The end of the high street, or the evolution of the high street?
Jun 21 - 2018
Over recent months, not a day goes by without a well-known high street name collapsing or issuing ‘another’ profit warning. As retailers battle the high costs of prime retail property (and the rates, staff and bills which goes with it), the rise of online retail appears to be the biggest thorn in their side.
With eCommerce growing by some 15% year-on-year and physical stores staying flat at just 1% growth, futurists have reported recently that by 2025 75% of all commerce will still occur in a physical shop. So why are the big names in traditional retail suffering?
Changing with the digital world
Whilst it is true that many still want to visit a physical shop to buy their groceries, it is fair to say that people (including myself) opt to buy regular branded items online, delivered quickly and efficiently to your door. Whilst I would always opt for a trip to the shops to buy meat or fresh vegetables, I personally do less than half of my regular shopping whilst in a physical store.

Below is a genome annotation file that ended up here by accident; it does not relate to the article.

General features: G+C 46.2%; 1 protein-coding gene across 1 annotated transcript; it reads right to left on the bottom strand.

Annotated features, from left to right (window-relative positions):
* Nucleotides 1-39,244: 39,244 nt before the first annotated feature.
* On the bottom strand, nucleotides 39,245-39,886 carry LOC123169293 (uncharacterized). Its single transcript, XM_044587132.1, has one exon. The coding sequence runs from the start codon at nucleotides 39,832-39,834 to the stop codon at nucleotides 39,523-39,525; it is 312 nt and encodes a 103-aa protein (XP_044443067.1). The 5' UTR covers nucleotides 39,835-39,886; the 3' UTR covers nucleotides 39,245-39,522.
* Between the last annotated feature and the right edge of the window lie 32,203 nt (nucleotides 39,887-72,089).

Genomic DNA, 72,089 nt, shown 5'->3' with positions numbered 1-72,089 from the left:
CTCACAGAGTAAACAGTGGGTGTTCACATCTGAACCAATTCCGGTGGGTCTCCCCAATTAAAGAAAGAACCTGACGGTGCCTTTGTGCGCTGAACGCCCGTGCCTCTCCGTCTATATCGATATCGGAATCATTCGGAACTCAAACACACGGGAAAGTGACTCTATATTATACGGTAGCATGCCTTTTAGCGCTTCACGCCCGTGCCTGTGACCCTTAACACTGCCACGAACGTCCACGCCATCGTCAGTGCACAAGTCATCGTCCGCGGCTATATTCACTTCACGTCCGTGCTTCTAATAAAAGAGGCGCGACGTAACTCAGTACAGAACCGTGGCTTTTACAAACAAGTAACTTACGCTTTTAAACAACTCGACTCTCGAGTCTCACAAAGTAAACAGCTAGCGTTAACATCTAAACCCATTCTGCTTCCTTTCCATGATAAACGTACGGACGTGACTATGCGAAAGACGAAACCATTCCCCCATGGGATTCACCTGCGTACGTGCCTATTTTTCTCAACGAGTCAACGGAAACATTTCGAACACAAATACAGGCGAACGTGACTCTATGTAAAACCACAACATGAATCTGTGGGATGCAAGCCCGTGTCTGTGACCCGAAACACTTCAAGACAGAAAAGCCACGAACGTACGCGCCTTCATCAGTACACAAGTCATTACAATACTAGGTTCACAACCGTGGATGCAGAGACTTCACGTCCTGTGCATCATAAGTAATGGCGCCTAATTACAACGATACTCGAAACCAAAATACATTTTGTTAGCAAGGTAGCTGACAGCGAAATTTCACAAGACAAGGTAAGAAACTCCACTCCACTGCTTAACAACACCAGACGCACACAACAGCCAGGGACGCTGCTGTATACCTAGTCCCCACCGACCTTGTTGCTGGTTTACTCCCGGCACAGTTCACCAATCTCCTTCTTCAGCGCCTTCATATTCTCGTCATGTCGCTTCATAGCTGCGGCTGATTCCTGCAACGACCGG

Those retailers who have failed to keep up with the evolution of digital have most certainly suffered, but those who embrace it and use it to make the physical shopping experience better, have grown both online and in-store.
Rarely do industries see the same product originating from such wide-ranging sources? From physical shopping in local stores to supermarket chains – all competing in a world where some of the biggest retailers use lorries and vans as their shops. The likes of Ocado are storming the market, with not even a single shop to their name. Those with real estate almost certainly carry higher costs, both for property, people and the way they manage stock. Those who are online-only need only worry about the cost of technology, logistics and fuel.
Where is the high street going?
There can be no doubt that the high street is undergoing a period of restructuring and adaptation and whilst some who refuse to change may fall away, they inevitably provide space for the more ambitious and focused brands to fill the gaps.
Almost certainly, there has to be a future for both online and physical retail, but those who will do the best – I predict – will be those who combine the best of both worlds, by creating an efficient physical experience, but embracing technology to give customers what they want when they want to order online.